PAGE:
Coyame Mexico UFO incident (The Suppressed 1974 Mexican UFO Crash)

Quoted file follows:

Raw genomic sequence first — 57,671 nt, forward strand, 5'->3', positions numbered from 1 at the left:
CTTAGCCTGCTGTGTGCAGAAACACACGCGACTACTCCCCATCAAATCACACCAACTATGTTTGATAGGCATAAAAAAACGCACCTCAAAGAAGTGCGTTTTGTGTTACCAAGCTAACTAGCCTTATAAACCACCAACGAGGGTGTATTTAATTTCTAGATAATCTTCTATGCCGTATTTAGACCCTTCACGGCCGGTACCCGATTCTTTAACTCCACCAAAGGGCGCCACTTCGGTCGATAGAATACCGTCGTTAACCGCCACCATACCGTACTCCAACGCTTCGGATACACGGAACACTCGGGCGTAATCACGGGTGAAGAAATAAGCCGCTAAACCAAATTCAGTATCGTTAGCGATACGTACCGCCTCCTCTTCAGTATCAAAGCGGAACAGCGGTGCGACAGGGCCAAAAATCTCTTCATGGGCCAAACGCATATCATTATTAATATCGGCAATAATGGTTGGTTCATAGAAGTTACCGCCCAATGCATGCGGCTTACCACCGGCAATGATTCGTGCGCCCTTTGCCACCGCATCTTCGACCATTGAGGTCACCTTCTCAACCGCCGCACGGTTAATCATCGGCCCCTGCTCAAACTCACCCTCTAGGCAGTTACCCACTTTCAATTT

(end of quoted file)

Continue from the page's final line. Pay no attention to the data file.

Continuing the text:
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The Coyame UFO incident was a reported mid-air collision between a UFO and a small airplane said to have taken place on August 25, 1974 near the town of Coyame, Chihuahua, close to the U.S.-Mexico border. Some conspiracy theorists believe the UFO was retrieved by a United States government rapid response team assembled by military and intelligence agencies. On 24 August 1974, a U.S. air defense radar detected an unknown object in the Gulf of Mexico, traveling at some 4,000 km/hr and headed towards Corpus Christi, Texas. Suddenly the object changed direction and headed towards Coyame, Chihuahua, Mexico. At approximately the same time a small airplane took off from El Paso, Texas, headed towards Mexico City. The U.S. radar detected both, the UFO and the small plane, and monitored both for a while until their signals disappered simultaneously and at the same location over Mexico. The Mexican government sent a team to recover the small plane and its passengers, while the U.S. continued to monitor the situation. The U.S. military offered its recovery expertise to the Mexican government, but the Mexican government declined. At the U.S. military radar air base, four Huey helicopters were readied up as well as a 15-man recovery team to head to Coyame, Mexico. The group entered Mexico surreptitiously after intercepting a Mexican radio communication giving away the location of the crash site. Upon their arrival to the crash location in Mexico, the American group came across a strange metallic object in the shape of a disk and exhibiting what appeared to be frontal impact and noticeable wreckage, together with the burned remains of the small plane, a Cessna 180. A short distance from the wreckage was also an Olive green Jeep belonging to the Mexican military and containing the bodies of four Mexican soldiers. Their bodies displayed signs of death by asphyxiation. They were also in possession of their firearms, but showed no evidence of attempting to use them. One of the American Huey helicopters picked up the UFO and carried it some 15 kilometers, where an American convoy awaited to take it via rail to the Wright-Patterson Air Force Base. The whereabouts of the UFO are, to this day, unknown. As for the dead Mexican soldiers, the Mexican military denies that such incident ever took place. This, despite the overwhelming evidence presented in Mexican radial reports of the time and available at the general archives of radio communications of the Mexican military. The names and ranks of the Mexican soldiers are, to this day, officially denied by the Mexican government as well. The Coyame UFO incident first came to light in 1992, when an account of the case was mailed anonymously to a number of UFO researchers in the United States and Europe. The document was titled "Research Findings on the Chihuahua Disk Crash" and was addressed "To All Deneb Team Members, From JS." In Washington D.C., Elaine Douglass, of the UFO group Operation Right to Know, received a copy and forwarded it to Leonard Stringfield, who included it in his 1994 publication, UFO Crash Retrievals: Search for Proof in a Hall of Mirrors (Status Report VII). Acknowledged as the first UFO researcher to give serious credence to reports of crashed UFOs, Stringfield wrote that the Coyame incident was "authoritatively written, using correct military terminology and, of note and unlike a hoax, draws a line between so-called hard evidence and that which is speculative." After the report surfaced in 1992, the story of the Coyame UFO incident lay dormant until 2005, when producers of the cable television series UFO Files, shown on the History Channel, created a show based on the report. The show, called "Mexico's Roswell," was one of several episodes about UFO crashes similar to the 1947 Roswell UFO Incident. Written by Vincent Kralyevich and Scott Miller, "Mexico's Roswell" first aired on December 12, 2005, and featured commentary by veteran UFO investigator Ruben Uriarte, the director of the Northern California chapter of the Mutual UFO Network (MUFON). Uriarte had previously investigated UFO cases in Mexico and was MUFON's liaison to Mexico's civilian UFO groups.